The rationale underlying Rule 23.1's demand requirement is two-fold: first, the courts presume that management is in a superior position to assess the merits of a particular claim; and second, assuming the claim is valid, the corporation may possess superior financial resources with which to pursue the litigation. Lewis v. Anselmi, 564 F. Supp. 768, 771 (S.D.N.Y.1983); Abrams v. Mayflower Investors, Inc., 62 F.R.D. 361, 369 (N.D. Ill. 1974). The "futility" exception to the demand requirement recognizes that there are circumstances where a demand would be a useless gesture, given the relationship between the board of directors and the alleged illegal transaction. Accordingly, Rule 23.1 permits a court to excuse the failure to make a demand if the plaintiff alleges with particularity specific circumstances which indicate that the directors would have ignored her complaints or refused to take any action on them. See generally Nussbacher v. Continental Illinois National Bank & Trust Co. of Chicago, 518 F.2d 873, 875 (7th Cir.), cert denied, 424 U.S. 928, 96 S. Ct. 1142, 47 L. Ed. 2d 338, (1976) (plaintiff's failure to make formal demand excused because plaintiff was told directly that the directors would not assist her in any way); In re Kauffman Mutual Fund Actions, 479 F.2d 257, 264-65 (1st Cir.), cert. denied, 414 U.S. 857, 94 S. Ct. 161, 38 L. Ed. 2d 107 (1973) (allegations of self-interest or bias may excuse demand); Untermeyer v. Fidelity Daily Income Trust, 79 F.R.D. 36, 42 (D. Mass.), vacated, 580 F.2d 22 (1st Cir.1978) (plaintiff should allege facts which show an "unmistakeable antagonism between the trustees and the corporate interests").

*1161 It is undisputed that Kamen failed to make a demand on the Fund's Board of Directors. Although the original complaint did not provide any excuse for this noncompliance with Rule 23.1, Kamen has corrected this error by filing an amended complaint which alleges that resort to the Fund's Board of Directors was not attempted because it would have been futile. Paragraph 17 of the Amended Complaint alleges the following facts in support of Kamen's futility claim:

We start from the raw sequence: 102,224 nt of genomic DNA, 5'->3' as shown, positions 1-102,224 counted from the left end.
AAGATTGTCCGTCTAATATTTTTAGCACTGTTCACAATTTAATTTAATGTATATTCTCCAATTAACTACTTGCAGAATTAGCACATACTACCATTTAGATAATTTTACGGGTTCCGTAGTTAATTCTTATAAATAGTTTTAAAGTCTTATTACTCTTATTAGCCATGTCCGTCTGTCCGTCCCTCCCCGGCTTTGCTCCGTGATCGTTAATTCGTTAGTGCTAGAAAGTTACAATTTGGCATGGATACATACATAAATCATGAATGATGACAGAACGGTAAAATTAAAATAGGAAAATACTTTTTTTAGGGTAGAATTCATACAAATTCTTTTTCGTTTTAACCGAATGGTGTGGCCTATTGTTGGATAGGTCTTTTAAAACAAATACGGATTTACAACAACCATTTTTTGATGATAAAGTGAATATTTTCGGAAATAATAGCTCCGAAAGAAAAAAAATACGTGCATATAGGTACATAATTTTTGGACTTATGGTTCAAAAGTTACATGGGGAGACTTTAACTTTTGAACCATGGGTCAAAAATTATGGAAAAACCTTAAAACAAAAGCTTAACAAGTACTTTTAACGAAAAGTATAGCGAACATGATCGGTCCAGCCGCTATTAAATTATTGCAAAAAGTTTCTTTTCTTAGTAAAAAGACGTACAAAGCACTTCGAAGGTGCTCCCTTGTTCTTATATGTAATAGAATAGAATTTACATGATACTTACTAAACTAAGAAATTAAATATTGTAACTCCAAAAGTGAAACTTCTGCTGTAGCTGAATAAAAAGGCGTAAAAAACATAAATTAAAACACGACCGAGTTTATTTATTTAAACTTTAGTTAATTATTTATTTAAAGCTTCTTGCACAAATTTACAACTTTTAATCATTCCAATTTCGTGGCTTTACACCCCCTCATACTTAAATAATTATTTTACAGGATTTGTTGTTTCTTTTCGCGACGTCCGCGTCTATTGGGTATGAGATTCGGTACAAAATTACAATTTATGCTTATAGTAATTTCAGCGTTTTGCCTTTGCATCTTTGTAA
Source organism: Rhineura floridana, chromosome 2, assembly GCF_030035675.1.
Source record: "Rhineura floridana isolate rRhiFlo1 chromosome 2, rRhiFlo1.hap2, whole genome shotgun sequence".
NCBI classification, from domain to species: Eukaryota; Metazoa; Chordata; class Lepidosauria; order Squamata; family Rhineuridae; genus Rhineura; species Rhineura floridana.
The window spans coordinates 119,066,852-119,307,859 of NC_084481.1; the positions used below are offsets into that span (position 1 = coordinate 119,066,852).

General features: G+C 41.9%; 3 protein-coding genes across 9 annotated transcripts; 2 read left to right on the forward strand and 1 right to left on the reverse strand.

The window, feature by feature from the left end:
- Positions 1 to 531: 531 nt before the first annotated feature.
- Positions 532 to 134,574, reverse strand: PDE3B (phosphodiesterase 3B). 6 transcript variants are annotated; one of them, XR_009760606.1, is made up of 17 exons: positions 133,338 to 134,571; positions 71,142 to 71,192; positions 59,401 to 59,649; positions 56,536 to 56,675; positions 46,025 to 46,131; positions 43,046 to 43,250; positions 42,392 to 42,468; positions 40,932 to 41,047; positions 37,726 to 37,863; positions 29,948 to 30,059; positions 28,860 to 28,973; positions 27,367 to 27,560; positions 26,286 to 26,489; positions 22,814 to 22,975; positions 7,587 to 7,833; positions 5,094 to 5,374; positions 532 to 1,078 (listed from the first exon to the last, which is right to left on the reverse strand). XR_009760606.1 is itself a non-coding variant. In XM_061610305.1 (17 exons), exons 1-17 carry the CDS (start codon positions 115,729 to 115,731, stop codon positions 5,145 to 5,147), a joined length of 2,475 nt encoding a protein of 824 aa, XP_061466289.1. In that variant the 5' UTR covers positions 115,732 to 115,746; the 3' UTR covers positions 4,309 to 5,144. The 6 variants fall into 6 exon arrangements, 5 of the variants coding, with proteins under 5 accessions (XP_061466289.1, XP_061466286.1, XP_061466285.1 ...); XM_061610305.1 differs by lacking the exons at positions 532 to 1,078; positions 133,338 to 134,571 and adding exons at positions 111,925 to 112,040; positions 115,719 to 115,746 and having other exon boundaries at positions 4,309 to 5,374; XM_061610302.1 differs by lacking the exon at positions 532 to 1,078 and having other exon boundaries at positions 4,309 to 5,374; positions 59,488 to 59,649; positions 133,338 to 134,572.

(a) With respect to the claims asserted under § 36(b) of the Act, no such demand is required;
(b) The board of directors of the Fund consists of ten members. Of those, three are "interested" as defined by the Act; that is, they have a personal financial interest in KFS. In addition, the president of the Fund, John Hawkinson, was formerly president of KFS and is a stockholder of Kemper Corporation, KFS's parent. Furthermore, the so-called "non-interested" directors currently receive aggregrate remuneration of approximately $300,000 a year for serving as directors of the Fund and of all of the other funds in the Kemper group. They are dependent upon and subservient to KFS and Kemper Corporation, its parent;
(c) The proxy statement referred to in paragraph 13 above stated: "The accompanying proxy is solicited by the Board of Directors of the Fund ...", and indeed, the directors did vote, without dissent, to distribute the proxy statement to Fund shareholders. Any suit, such as the instant suit, brought to establish liability for the material false statements contained in that proxy statement would, if successful, tend to establish culpability and liability on the part of all of the directors of the Fund;
(d) Requiring the plaintiff to make a demand on the Fund or its directors to institute or prosecute this action would be futile. It would be tantamount to asking the directors to sue themselves. Moreover, were the directors to accept such an invitation and institute an action, the prosecution of the action would be in hostile hands inimical to its success;
(e) All of the directors, and the Fund itself, as well as its personnel and policies, are under the control of KFS and Kemper Corporation, its parent;
(f) In responding to the original complaint, the Fund, both in its answer and motion to dismiss, has sought the dismissal of the complaint on substantive grounds;
(g) Under all of the circumstances present in this case, application of a demand requirement would be inconsistent with the federal policy underlying § 20 of the Investment Company Act.

The court finds that, although subsection (a) correctly explains the applicability of Rule 23.1 to the § 36(b) claim, subsections (b) through (g) are insufficient to satisfy the pleading requirements of Rule 23.1.

Rule 23.1 requires a plaintiff to allege facts excusing her failure to make a demand "with particularity." This requirement "`represents a deliberate departure from the relaxed policy of notice pleading promoted elsewhere in the Federal Rules.'" Grossman v. Johnson, 89 F.R.D. 656, 659 (D. Mass.1981), affd. 674 F.2d 115 (1st Cir.), cert. denied, 459 U.S. 838, 103 S. Ct. 85, 74 L. Ed. 2d 80 (1982) (quoting Heit v. Baird, 567 F.2d 1157, 1160 (1st Cir. 1977)). See also Kaufman v. Kansas Gas & Electric Co., 634 F. Supp. 1573, 1578 (D.Kan.1986) (holding plaintiff to strict pleading requirements); Atkins v. Tony Lama Co., Inc., 624 F. Supp. 250, 255 (S.D. Ind.1985) (conclusory allegations of "futility" insufficient); Kaufman v. Safeguard Scientifics, Inc., 587 F. Supp. 486, 489 (E.D. Pa.1984) (Rule 23.1 requires "meticulous specification" of the facts surrounding plaintiff's failure to make a demand). As the following discussion illustrates, Kamen's generalized allegations of futility have been consistently rejected by the courts as inadequate under Rule 23.1.